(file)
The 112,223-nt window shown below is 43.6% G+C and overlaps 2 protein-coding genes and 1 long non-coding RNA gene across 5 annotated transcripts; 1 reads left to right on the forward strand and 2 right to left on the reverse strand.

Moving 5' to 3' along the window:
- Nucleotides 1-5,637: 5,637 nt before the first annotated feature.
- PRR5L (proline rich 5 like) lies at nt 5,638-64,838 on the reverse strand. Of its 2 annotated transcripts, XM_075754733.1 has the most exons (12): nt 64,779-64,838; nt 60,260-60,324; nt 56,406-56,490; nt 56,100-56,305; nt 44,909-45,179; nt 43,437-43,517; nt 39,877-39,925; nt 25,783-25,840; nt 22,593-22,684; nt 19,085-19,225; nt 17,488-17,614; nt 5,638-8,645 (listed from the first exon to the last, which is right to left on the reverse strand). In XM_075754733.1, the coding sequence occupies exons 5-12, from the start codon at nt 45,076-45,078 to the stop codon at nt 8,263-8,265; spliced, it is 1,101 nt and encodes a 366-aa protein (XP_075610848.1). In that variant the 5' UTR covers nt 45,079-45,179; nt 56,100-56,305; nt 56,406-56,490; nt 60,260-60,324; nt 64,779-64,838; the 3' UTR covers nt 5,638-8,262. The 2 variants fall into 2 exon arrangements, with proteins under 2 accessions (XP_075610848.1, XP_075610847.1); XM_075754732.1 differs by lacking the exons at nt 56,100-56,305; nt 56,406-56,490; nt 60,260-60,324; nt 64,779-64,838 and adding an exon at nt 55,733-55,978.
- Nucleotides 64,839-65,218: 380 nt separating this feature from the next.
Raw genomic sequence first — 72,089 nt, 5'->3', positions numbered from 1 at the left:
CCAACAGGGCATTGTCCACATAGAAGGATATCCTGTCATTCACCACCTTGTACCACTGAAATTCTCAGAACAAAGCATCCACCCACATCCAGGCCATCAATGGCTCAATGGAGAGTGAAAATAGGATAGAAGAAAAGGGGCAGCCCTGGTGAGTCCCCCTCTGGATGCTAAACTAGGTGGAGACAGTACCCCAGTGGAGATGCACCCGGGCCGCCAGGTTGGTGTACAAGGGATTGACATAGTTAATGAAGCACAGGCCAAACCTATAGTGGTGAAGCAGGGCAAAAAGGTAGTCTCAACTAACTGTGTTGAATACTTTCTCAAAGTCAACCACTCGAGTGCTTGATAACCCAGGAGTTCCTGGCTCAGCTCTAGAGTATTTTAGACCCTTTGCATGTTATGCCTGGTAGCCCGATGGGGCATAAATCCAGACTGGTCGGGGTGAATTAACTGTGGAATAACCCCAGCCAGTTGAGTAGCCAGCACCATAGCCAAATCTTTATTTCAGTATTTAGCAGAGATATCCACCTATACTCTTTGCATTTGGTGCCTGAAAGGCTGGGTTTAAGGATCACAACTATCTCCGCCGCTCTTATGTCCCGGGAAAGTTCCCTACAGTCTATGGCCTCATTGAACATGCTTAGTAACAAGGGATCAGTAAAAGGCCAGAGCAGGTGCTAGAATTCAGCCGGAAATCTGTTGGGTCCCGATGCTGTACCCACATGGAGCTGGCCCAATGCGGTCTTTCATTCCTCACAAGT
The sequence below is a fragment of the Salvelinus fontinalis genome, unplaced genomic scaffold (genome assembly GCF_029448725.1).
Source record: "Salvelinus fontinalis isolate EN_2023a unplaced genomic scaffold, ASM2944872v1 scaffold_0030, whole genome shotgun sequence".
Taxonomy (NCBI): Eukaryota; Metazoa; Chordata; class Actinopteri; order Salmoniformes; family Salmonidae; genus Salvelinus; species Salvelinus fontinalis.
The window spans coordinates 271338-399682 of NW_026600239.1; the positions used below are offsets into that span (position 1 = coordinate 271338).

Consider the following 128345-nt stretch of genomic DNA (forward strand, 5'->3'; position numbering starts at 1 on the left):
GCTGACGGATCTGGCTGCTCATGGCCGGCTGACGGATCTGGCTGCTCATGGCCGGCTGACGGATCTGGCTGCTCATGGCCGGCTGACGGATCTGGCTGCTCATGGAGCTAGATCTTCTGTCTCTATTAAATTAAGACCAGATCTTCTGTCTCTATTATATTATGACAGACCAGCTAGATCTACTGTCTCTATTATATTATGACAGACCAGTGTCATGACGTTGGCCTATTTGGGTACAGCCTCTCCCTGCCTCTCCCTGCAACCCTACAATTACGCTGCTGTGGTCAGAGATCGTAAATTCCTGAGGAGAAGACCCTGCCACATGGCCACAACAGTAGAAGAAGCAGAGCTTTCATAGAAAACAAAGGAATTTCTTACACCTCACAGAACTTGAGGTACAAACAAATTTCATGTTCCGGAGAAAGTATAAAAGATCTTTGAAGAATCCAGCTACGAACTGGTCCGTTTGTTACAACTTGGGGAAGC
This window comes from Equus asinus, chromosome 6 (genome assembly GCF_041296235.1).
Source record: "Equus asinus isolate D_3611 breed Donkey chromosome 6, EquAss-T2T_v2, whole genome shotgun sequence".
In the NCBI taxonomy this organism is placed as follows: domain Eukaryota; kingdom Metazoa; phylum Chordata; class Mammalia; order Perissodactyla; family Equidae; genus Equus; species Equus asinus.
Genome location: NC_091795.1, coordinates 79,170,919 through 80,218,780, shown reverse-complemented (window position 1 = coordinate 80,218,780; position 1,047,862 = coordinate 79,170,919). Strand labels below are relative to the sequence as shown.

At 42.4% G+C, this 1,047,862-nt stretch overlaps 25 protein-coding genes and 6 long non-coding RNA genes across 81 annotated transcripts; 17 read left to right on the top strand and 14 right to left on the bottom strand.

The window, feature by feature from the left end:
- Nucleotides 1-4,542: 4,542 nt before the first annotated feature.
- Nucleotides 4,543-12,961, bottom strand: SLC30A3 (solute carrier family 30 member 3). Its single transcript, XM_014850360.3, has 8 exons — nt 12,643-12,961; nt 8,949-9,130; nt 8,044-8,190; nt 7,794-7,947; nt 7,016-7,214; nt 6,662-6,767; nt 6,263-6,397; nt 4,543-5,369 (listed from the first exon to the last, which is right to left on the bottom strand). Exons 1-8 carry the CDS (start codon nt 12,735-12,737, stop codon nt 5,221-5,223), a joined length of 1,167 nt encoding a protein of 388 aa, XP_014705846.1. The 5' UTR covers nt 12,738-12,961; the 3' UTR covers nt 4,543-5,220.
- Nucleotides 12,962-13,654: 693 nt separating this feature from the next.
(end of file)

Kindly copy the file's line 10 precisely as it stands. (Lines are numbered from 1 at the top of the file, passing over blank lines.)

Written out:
Taxonomy (NCBI): Eukaryota; Metazoa; Chordata; class Actinopteri; order Salmoniformes; family Salmonidae; genus Salvelinus; species Salvelinus fontinalis.